You may have heard the illustration of church life from the world of football. It goes something like this: ‘Football is a game of 22 men on the field badly in need of rest, watched by 40,000 people in the stands, badly in need of exercise!’

Many churches operate as if the game is the Sunday service, which spectators attend in order to be wowed by the superstar performers reminding us how good it is to be saved, forgiven and heaven-bound. A Sunday gathering is of course a vital part of a disciple’s life, but the church service is not an end in itself. The real ‘game’ is not the service, but the rest of the week.


Could small group ministry be the answer to disciple-making? I’m not so sure. Unless groups are strongly led, they are too diverse to serve the discipling purposes of those who attend them. Too often, small groups are gatherings where ignorance is shared and the clear commands of God watered down. ‘Let’s discuss what this means’ can mean, ‘Let’s collectively think up reasons why we don’t follow it and can feel good about ourselves’. It is very hard for fully committed followers to challenge the rest of the group in that kind of environment.

If services and small groups have a limited role in disciple-making, what can we do?

• Train leaders to be better coaches and mentors of those they lead. Unless leaders are focused on discipleship, it will be hard for anyone else to be. Ephesians 4:12 spells out that the duty of leaders is ‘to equip his people for works of service, so that the body of Christ may be built up’. Assume that this will be a major part of your leaders’ role and provide resources to do this well.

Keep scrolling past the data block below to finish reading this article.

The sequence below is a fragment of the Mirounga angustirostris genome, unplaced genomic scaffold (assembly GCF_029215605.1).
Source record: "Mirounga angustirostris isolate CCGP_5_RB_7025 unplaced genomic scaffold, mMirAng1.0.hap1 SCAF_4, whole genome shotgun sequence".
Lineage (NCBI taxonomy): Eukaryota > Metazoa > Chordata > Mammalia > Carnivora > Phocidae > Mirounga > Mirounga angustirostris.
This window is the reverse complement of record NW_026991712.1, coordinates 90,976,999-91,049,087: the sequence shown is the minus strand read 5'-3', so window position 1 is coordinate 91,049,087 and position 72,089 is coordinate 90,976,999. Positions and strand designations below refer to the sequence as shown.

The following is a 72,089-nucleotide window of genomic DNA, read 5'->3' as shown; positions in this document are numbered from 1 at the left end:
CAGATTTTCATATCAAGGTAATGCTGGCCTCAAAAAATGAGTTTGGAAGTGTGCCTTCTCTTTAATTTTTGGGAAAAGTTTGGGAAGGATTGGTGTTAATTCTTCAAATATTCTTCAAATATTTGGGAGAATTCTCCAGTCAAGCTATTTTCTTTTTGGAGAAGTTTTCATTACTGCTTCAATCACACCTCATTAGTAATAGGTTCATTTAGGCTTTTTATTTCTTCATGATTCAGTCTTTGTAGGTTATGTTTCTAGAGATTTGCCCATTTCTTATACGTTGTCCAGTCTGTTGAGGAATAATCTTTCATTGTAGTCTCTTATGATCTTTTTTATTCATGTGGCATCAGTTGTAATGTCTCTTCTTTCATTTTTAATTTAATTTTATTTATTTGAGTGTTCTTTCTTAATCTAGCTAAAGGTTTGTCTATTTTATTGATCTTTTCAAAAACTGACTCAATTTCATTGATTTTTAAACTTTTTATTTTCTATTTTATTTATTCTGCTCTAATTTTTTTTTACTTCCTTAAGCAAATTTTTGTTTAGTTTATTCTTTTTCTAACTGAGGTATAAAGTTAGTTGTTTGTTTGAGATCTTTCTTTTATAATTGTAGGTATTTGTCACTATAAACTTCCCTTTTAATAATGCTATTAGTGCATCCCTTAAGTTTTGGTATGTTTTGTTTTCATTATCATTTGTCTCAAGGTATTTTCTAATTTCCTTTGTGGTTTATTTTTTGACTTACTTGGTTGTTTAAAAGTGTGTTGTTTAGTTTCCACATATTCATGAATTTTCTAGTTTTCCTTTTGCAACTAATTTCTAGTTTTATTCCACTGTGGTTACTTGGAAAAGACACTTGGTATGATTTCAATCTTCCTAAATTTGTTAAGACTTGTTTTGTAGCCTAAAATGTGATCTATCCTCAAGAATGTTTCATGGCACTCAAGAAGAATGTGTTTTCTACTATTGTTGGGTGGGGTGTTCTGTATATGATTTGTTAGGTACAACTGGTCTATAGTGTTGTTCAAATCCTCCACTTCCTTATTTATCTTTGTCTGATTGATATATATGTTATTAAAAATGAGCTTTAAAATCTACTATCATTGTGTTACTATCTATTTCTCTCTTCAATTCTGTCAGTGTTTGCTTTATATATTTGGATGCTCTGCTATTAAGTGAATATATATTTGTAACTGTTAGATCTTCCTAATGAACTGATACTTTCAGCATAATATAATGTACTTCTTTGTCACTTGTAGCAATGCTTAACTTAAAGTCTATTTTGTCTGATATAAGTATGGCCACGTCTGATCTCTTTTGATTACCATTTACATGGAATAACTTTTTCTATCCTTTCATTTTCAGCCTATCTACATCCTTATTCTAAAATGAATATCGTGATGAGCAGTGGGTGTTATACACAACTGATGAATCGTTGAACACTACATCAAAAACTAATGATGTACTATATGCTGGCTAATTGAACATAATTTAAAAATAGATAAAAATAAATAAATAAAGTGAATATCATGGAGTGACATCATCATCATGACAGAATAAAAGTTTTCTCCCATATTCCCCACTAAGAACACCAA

• Create learning communities where topics can be focused on that benefit those gathered, organising these according to maturity, season of life and work status. This could be during the church gathering on a Sunday, but probably needs to be in addition to Sunday worship. Above Bar Church, Southampton, runs a ‘School of Missional Discipleship’, which takes attendees through 30 weeks of foundational material on a Tuesday afternoon and evening, for example.

• Consider the actual issues that church attendees grapple with, and seek to address them. Perhaps they face faith challenges from friends, specific temptations or ethical dilemmas.